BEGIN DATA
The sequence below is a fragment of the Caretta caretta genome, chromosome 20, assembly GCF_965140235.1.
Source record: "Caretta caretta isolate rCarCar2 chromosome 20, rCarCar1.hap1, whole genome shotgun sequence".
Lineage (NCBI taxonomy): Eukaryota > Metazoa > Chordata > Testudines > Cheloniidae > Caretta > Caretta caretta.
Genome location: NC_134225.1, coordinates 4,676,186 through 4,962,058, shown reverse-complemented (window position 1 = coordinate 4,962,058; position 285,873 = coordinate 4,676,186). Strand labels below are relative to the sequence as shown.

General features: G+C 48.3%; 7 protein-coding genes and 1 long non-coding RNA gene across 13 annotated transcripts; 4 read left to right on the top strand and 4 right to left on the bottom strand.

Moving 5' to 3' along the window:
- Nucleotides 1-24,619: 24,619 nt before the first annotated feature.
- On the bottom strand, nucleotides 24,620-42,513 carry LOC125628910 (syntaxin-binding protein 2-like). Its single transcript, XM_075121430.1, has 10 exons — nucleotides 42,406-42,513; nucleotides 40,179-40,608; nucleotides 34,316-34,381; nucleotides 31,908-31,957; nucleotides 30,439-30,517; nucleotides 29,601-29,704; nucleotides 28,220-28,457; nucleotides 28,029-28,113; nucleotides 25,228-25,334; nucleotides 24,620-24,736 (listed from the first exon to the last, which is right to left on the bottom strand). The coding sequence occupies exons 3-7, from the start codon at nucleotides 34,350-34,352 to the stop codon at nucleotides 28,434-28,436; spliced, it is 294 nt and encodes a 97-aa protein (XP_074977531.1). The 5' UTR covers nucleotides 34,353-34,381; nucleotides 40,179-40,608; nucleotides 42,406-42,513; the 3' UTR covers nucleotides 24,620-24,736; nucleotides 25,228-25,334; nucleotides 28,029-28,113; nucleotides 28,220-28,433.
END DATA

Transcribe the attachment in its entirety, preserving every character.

The sequence below is a fragment of the Caretta caretta genome, chromosome 20, assembly GCF_965140235.1.
Source record: "Caretta caretta isolate rCarCar2 chromosome 20, rCarCar1.hap1, whole genome shotgun sequence".
Lineage (NCBI taxonomy): Eukaryota > Metazoa > Chordata > Testudines > Cheloniidae > Caretta > Caretta caretta.
Genome location: NC_134225.1, coordinates 4,676,186 through 4,962,058, shown reverse-complemented (window position 1 = coordinate 4,962,058; position 285,873 = coordinate 4,676,186). Strand labels below are relative to the sequence as shown.

General features: G+C 48.3%; 7 protein-coding genes and 1 long non-coding RNA gene across 13 annotated transcripts; 4 read left to right on the top strand and 4 right to left on the bottom strand.

Moving 5' to 3' along the window:
- Nucleotides 1-24,619: 24,619 nt before the first annotated feature.
- On the bottom strand, nucleotides 24,620-42,513 carry LOC125628910 (syntaxin-binding protein 2-like). Its single transcript, XM_075121430.1, has 10 exons — nucleotides 42,406-42,513; nucleotides 40,179-40,608; nucleotides 34,316-34,381; nucleotides 31,908-31,957; nucleotides 30,439-30,517; nucleotides 29,601-29,704; nucleotides 28,220-28,457; nucleotides 28,029-28,113; nucleotides 25,228-25,334; nucleotides 24,620-24,736 (listed from the first exon to the last, which is right to left on the bottom strand). The coding sequence occupies exons 3-7, from the start codon at nucleotides 34,350-34,352 to the stop codon at nucleotides 28,434-28,436; spliced, it is 294 nt and encodes a 97-aa protein (XP_074977531.1). The 5' UTR covers nucleotides 34,353-34,381; nucleotides 40,179-40,608; nucleotides 42,406-42,513; the 3' UTR covers nucleotides 24,620-24,736; nucleotides 25,228-25,334; nucleotides 28,029-28,113; nucleotides 28,220-28,433.